Financial education starts earlier than you might think

  • Kevin Duffy
  • 11 November 2021
  • Blog | Wealth Management | Blog

Blog by Kevin Duffy, Scotland Partnership Manager at the Money and Pensions Service

Why build financial wellbeing from pocket money through to pensions? Because when we do, communities are healthier, businesses are more prosperous, the economy benefits and individuals feel better off.

The importance of talking money

As we move ever closer to becoming a “cashless society”, it’s essential that we still talk to our children and young people about the importance of understanding the pennies and the pounds.

A UK Finance study in 2020 found that only one in six payments are now made in cash, with the coronavirus pandemic accelerating a change in our spending habits. While advances in technology can increase convenience, improve customer experience and reduce our carbon footprint, we must be mindful that the next generation of bankers need to comprehend the basics of money management as they enter the workplace and make a meaningful contribution to the sector.

Perhaps surprisingly, children start to develop money attitudes between the ages of three and seven, and young people who remember learning about money at school are more likely to have good money habits and feel confident managing their money. New research from the Money and Pensions Service’s (MaPS) Financial Wellbeing Survey 2021 recorded that one in two adults (45%) in the UK don’t feel confident in managing their money day to day. The flagship research of more than 10,000 adults in the UK reported that 19 million people (36%) feel worried when thinking about their financial situation. Those who are most likely to feel worried when thinking about money are young people aged 18 to 34 years (50%), parents (48%) and private renters (51%), so it’s no wonder such a large number of people don’t feel equipped to tackle their money worries head-on.

With this in mind, there is a crucial role for parents, carers, educators and employers to take up.

Improving financial wellbeing for employees and customers

Financial wellbeing is about feeling secure and in control. It is about making the most of your money day to day, dealing with the unexpected, and being on track for a healthy financial future. In short: financially resilient, confident and empowered.

Our 2018 Financial Wellbeing Survey told us that almost half (47%) of UK adults don’t feel confident making decisions about financial products and services, but banks and bankers are well placed to improve knowledge and interpretation.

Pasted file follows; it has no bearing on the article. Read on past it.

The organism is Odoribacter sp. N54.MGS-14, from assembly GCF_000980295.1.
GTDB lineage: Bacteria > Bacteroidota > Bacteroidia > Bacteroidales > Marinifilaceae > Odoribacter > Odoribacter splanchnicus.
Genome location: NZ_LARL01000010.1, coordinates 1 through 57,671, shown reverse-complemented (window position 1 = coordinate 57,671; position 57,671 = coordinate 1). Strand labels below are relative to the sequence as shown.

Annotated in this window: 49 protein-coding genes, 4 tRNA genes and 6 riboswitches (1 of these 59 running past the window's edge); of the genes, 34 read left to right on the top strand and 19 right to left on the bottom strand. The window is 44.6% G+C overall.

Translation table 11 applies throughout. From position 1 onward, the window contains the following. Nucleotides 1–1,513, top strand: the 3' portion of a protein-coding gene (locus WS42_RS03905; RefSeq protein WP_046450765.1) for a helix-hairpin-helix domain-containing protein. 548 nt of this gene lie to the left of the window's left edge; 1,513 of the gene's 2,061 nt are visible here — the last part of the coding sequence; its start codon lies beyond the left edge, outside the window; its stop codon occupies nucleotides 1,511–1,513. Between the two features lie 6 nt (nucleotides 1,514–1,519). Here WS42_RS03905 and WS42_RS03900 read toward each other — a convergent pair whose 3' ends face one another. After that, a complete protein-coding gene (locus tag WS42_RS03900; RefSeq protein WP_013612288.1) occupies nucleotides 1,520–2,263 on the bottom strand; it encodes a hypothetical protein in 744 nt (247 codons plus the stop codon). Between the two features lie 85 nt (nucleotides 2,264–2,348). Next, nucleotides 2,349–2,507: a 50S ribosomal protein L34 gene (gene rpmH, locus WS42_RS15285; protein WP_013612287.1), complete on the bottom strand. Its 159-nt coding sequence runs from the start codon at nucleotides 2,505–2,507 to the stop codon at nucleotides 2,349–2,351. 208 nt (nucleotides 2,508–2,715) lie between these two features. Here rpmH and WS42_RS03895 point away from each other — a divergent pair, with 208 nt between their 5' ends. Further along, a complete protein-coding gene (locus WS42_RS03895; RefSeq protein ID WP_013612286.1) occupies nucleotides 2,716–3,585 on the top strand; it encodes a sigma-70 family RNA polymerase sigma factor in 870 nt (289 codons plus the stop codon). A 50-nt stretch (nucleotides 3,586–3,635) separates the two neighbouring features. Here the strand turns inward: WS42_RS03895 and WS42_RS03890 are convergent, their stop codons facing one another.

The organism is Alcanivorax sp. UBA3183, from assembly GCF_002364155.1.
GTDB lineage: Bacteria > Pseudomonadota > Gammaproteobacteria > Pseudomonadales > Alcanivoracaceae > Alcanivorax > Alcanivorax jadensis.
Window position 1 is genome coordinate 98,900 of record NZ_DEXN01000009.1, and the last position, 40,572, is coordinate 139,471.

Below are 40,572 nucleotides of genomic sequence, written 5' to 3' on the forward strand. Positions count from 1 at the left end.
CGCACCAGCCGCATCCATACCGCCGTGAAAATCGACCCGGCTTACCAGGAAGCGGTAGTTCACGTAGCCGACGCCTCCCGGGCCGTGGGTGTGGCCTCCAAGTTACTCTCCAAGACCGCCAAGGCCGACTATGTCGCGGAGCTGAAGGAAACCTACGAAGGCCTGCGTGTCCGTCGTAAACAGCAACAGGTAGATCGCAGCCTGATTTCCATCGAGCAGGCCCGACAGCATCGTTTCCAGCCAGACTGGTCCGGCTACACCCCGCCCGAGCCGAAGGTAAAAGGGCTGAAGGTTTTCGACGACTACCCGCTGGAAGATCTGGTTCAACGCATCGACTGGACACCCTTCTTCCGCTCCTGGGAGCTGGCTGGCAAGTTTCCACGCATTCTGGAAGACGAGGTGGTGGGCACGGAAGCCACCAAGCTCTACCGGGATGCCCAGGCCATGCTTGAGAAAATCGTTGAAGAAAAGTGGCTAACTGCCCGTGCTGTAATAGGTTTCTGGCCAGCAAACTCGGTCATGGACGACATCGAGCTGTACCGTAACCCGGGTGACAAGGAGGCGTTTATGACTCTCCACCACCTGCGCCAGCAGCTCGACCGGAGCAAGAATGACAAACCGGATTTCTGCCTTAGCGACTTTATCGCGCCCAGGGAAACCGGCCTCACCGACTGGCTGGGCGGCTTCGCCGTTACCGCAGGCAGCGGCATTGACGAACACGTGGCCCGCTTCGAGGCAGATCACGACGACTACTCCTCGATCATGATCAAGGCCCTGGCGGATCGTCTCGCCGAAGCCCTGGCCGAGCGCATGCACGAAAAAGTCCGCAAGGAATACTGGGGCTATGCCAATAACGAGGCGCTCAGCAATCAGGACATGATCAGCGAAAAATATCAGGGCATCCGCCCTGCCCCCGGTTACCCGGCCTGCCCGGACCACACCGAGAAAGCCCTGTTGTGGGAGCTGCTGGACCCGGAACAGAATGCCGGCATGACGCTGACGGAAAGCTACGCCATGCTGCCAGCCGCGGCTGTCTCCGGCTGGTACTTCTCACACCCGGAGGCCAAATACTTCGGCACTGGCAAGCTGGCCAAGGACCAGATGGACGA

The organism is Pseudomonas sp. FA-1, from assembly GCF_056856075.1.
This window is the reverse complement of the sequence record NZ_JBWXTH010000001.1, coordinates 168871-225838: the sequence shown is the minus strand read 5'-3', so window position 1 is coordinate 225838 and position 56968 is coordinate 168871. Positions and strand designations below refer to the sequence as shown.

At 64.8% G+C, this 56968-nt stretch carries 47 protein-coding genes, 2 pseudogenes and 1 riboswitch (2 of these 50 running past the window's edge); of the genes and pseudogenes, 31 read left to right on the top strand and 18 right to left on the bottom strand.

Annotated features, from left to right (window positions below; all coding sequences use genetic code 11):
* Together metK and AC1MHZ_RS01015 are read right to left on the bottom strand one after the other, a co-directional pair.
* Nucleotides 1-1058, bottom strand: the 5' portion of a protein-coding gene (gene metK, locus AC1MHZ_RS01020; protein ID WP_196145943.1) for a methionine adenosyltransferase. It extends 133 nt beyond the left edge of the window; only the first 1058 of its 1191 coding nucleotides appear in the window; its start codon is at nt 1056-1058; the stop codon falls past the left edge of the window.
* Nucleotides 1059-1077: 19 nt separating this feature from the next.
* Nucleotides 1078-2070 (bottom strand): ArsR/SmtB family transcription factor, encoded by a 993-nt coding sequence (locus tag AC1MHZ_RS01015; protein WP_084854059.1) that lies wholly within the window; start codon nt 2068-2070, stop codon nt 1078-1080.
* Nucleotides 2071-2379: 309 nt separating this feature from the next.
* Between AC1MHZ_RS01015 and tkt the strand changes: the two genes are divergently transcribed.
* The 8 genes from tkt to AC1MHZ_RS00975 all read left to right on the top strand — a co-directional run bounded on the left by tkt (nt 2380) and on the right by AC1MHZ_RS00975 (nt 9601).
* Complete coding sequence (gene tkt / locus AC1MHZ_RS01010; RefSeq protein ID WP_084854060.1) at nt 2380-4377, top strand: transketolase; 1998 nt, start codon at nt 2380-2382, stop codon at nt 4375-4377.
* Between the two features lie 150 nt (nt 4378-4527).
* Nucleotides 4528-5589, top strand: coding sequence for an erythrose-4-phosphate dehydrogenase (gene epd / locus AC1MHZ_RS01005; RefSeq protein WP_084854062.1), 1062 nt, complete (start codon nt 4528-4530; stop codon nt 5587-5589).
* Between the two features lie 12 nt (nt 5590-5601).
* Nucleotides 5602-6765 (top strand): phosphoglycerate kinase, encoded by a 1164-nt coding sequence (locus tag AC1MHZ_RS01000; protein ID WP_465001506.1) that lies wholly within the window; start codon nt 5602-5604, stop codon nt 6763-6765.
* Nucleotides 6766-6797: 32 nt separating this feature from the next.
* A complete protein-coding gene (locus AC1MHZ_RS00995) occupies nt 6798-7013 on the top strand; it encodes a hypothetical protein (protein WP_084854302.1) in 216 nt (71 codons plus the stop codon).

Having control over personal finances means that individuals are more prepared when unexpected challenges or costs occur, they enjoy better physical and mental health, and they’re able to build a level of financial resilience.

By addressing financial wellbeing, organisations can improve customer retention, customer acquisition, customer value and also enhance their external reputation.

Talk Money Week

Talk Money Week is an annual campaign to get the nation talking about money. Despite the COVID-19 crisis affecting our finances, 9 in 10 UK adults – that’s 47 million of us – don’t find it any easier to talk about money, or don’t even discuss it at all.

This year’s initiative takes place on 8 - 12 November and our participation pack contains a variety of ideas and resources to encourage involvement. However, we also know how important it is to keep those conversations going year-round.

Research shows that people who talk about money:

  • make better and less risky financial decisions
  • have stronger personal relationships
  • help their children form good lifetime money habits
  • feel less stressed or anxious and more in control

We want to turn talking about money from a taboo subject into something commonplace. Get involved and support our goal to improve financial wellbeing for people across the UK!

The Money and Pensions Service

We are an arm’s-length body sponsored by the Department for Work and Pensions and we’re transforming financial wellbeing in the UK. We help people, especially those most in need, and we’re here to ensure everyone in the UK makes the most of their money and pensions.

Our consumer service: MoneyHelper

We launched our new consumer service, MoneyHelper, earlier this year which brought together the legacy services of the Money Advice Service, the Pensions Advisory Service and Pension Wise. MoneyHelper is here to make money and pension choices clearer with free and impartial guidance that’s backed by government. For assistance updating your signposts to MoneyHelper, check out our brand toolkit.

If you’d like more information or wish to discuss further, please feel free to get in touch with me.

Kevin joined the Money and Pensions Service as Scotland Partnership Manager in January 2020, having spent the last 20 years working in roles across banking and banking education for the Royal Bank of Scotland and the Chartered Banker Institute. He has significant experience of stakeholder management with financial services organisations, commercial employers and higher education institutions. He is passionate about the UK Strategy for Financial Wellbeing and enjoys connecting with partners from all sectors to deliver MaPS’ vision. Outside of work, Kevin is married with two children, lives near Glasgow and is a keen trail runner, when the Scottish weather allows.